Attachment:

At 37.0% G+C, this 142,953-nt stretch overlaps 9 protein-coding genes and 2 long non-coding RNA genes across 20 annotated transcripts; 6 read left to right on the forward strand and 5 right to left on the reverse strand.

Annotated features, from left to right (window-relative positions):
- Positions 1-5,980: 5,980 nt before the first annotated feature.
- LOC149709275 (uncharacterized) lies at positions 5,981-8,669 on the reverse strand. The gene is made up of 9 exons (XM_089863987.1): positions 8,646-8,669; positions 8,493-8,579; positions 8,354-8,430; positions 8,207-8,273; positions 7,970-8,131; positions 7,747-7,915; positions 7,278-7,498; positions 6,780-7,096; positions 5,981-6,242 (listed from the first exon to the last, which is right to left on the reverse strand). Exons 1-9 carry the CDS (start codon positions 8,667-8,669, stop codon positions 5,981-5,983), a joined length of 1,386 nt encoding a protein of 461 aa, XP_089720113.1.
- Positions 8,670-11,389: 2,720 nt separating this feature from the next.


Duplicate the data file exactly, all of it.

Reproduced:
At 37.0% G+C, this 142,953-nt stretch overlaps 9 protein-coding genes and 2 long non-coding RNA genes across 20 annotated transcripts; 6 read left to right on the forward strand and 5 right to left on the reverse strand.

Annotated features, from left to right (window-relative positions):
- Positions 1-5,980: 5,980 nt before the first annotated feature.
- LOC149709275 (uncharacterized) lies at positions 5,981-8,669 on the reverse strand. The gene is made up of 9 exons (XM_089863987.1): positions 8,646-8,669; positions 8,493-8,579; positions 8,354-8,430; positions 8,207-8,273; positions 7,970-8,131; positions 7,747-7,915; positions 7,278-7,498; positions 6,780-7,096; positions 5,981-6,242 (listed from the first exon to the last, which is right to left on the reverse strand). Exons 1-9 carry the CDS (start codon positions 8,667-8,669, stop codon positions 5,981-5,983), a joined length of 1,386 nt encoding a protein of 461 aa, XP_089720113.1.
- Positions 8,670-11,389: 2,720 nt separating this feature from the next.